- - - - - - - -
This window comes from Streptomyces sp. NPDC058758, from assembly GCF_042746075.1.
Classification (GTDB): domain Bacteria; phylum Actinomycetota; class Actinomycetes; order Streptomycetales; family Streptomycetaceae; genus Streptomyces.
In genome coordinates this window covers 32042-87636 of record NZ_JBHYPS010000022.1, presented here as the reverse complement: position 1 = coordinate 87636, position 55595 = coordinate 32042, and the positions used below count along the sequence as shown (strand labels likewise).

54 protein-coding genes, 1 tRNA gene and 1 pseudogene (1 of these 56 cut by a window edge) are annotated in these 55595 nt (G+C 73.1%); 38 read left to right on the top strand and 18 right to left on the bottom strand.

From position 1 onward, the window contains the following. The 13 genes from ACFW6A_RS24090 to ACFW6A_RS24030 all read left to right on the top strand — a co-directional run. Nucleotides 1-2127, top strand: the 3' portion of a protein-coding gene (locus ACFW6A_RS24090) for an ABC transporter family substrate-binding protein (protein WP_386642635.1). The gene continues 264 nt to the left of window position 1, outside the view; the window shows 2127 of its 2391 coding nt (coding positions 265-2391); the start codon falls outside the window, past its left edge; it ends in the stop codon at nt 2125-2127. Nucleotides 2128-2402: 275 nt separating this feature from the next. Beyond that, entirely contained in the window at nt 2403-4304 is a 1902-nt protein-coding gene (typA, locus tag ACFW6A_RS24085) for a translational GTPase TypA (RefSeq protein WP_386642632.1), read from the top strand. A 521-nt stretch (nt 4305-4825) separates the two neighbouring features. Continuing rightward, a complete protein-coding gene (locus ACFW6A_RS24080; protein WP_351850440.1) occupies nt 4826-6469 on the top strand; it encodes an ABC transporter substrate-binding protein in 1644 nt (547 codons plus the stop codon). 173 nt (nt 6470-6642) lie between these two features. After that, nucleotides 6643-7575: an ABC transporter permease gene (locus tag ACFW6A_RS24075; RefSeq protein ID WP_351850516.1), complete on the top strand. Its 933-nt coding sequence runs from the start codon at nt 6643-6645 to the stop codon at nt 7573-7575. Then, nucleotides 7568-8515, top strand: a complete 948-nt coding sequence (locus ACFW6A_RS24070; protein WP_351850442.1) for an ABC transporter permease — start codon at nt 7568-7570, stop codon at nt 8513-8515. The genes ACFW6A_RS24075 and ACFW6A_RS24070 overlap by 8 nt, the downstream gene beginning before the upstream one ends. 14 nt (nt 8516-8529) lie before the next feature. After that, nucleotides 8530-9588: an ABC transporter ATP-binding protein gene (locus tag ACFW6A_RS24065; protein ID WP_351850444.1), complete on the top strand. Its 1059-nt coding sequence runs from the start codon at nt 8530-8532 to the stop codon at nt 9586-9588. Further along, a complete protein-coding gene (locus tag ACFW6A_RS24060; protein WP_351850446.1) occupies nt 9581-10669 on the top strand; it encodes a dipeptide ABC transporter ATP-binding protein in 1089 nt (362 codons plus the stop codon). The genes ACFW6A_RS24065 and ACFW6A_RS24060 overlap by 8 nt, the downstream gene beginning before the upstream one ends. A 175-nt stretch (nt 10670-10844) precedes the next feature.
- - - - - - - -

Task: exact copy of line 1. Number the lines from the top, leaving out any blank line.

This window comes from Streptomyces sp. NPDC058758, from assembly GCF_042746075.1.